How Much Screen Time Is Healthy?

It’s a hot debate, and one that is fiercely contested across the spectrum of parents and teachers. But how much screen time is enough? We asked Jocelyn Brewer, child psychologist and founder of cyber psychology consultancy Digital Nutrition what she thought about kids and screen time. Jocelyn spends much of her time working with parents and teachers to help them understand the research on the impacts of screentime, and she likens it to the digital equivalent to the food pyramid - when the inputs to your child are in balance, then screen time is a healthy part of that mix. Jocelyn isn’t a fan of prohibition, instead suggests an open and healthy dialogue with families about screen use.

“Responding calmly and judiciously, taking time to understand the complexities of the research around kids and tech (like the fact there is no magic number when it comes to screen time) and putting aside media sensationalism around iGen and its associated alternative facts is the kind of response young people need.  Prohibition shows little true leadership at a time when young people really need us to step up with authentic responses that show we are listening and we get them.”

Screens and digital interaction aren’t going away, and as adults we know that they are integral part of our lives, so it makes sense that we want to help children to use them wisely - which means we have to be exemplars ourselves. Jocelyn agrees saying “Adults could do with checking in on their own digital habits and the way they’re role modelling technology use. Imitation and mimicry are powerful learning mechanisms picked up by even the smallest humans.  Kids can’t see the difference between Mum using her phone to keep up with work emails or ordering groceries online from playing CandyCrush or scrolling through #inspoquotes on Instagram.”

The reality is that kids like playing using a combination of digital and IRL situations. When you can integrate play, and outdoors and leaning together, the impacts of each are amplified rather than diminished. What does your families digital health look like - make a fun table of all your online and offline activities and see if it is in balance or needs a little tweaking!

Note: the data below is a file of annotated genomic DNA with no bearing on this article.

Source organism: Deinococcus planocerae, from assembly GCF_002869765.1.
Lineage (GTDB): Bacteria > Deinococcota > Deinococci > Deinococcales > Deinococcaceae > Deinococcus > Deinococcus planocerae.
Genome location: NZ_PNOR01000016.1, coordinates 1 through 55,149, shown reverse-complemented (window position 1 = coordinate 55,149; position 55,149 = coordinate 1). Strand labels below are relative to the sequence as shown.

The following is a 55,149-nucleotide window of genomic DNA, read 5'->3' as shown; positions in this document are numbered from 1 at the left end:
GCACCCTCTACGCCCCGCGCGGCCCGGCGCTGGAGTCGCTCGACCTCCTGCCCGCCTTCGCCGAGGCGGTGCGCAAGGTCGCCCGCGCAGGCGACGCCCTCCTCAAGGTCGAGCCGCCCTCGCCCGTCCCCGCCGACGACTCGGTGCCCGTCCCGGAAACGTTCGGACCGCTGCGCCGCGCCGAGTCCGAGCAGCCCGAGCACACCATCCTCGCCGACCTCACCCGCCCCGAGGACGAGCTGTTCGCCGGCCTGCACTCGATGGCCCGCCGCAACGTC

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Guided Play Embeds the Learning and the Fun!

Monkeys play. Dogs play. Rats play. Even octopuses play. And without any prompting, children in all cultures of the world, invent and reinvent play in every generation using the tools and technology available to them. Decades of research suggest that play is integral to evolution and development in humans and their animal pals. In particular, free play and guided play— known as playful learning—are tools through which children can learn in joyful and conceptually rich ways, ways that help this learning to stick and be scaffolded to learn and try new things.

A growing body of behavioral research establishes relationships between children’s play and development in several areas, including language  executive functions, mathematics and spatial skills, scientific thinking, and social and emotional development. One reason that play might be such a valuable pedagogical tool is that it features the precise contexts that facilitate learning.

An amalgamated research field called the science of learning has identified four key ingredients of successful learning: learning occurs best when children are mentally active (not passive), engaged (not distracted), socially interactive (with peers or adults), and building meaningful connections to their lives. SciGround uses this research to underpin how we design our guided STEM play, as we believe that when children are having fun, exploring and being challenged, this is where the best learning happens.